an ambitious goal is preferable to no goals or a goal
than can be very easily reached. Ideally it may help
members to the agreement to stretch further than
they would otherwise do. However, it is important to
have a match between the goal and the institutional
underpinning necessary to reach the goal adopted.
Judging from the pledges made so far, neither of these
goals will be attained, so the Parties will have to ex-
pand their ambitions considerably in the future if the
Paris Agreement is to live up to expectations.
3. The EU: Before, in and after Paris
Before Paris: Since the 1990s, the EU has aimed at
showing leadership by example in the international
climate regime. The credibility of this ambition has
been strengthened by adding increasingly more ambi-
tious targets and policies and actual results on the
ground. In 2007 and 2008, the EU leaders agreed on
climate and related energy targets and binding policies
for 2020, including cutting GHG emissions by 20 per-
cent by 2020 compared to 1990 levels. Targets and pol-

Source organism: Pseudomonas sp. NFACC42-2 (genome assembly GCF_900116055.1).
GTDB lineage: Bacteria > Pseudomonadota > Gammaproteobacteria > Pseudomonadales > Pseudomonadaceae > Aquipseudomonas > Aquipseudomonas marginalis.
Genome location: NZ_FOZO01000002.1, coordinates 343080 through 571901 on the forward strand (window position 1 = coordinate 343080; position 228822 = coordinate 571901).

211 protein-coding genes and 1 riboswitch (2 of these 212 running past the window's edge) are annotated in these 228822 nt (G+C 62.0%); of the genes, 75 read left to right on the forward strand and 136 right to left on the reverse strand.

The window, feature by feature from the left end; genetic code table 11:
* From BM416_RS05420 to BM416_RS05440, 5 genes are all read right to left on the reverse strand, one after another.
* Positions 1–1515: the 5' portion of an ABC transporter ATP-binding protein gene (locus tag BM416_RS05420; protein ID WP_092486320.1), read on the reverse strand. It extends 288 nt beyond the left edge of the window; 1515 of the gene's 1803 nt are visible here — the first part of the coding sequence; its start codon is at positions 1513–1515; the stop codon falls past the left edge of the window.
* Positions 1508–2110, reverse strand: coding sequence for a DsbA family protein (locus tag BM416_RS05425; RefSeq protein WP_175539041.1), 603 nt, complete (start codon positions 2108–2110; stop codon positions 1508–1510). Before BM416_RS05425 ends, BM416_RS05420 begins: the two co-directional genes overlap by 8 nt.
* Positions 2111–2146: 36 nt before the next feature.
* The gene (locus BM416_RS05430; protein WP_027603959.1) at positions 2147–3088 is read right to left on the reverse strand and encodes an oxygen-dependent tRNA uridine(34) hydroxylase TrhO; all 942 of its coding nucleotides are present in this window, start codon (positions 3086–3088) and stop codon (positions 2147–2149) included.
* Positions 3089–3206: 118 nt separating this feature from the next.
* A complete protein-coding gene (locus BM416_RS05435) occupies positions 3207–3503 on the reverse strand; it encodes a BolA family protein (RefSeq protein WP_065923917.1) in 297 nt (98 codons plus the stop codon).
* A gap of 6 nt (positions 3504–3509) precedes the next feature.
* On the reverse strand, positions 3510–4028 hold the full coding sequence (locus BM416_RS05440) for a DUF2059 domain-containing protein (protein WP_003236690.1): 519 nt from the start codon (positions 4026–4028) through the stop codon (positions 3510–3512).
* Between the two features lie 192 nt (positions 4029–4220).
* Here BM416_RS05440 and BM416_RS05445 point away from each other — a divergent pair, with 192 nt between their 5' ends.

icies for 2020 spurred the first step towards a long-
term strategy when, in 2009, the EU leaders agreed to
support an EU goal of reducing GHG emissions be-
tween 80% and 95% by 2050 against 1990 levels (Euro-
pean Council, 2009).
The European Commission used the 2009 “decar-
bonizing” by 2050 agreement as a foundation for step-
ping up long-term climate strategies. In 2011, it issued
a roadmap for moving towards a competitive low-
carbon economy by 2050, showing that GHG emissions
would have to be reduced by 40% by 2030 and 60% by
2040, compared to 1990 levels (European Commission,
2011). In October 2014, the 28 EU leaders apparently
delivered on the low-carbon strategy by adopting a
climate and energy policy framework for 2030, includ-
ing a new goal of domestic GHG reductions of at least
40% compared to 1990 (European Council, 2014). They
also agreed to “revert to” the issue after the Paris Con-
ference, indicating that the EU targets might be adjust-
ed in light of the outcome. By 2015, total EU GHG
emissions were already 23% below 1990 levelswhich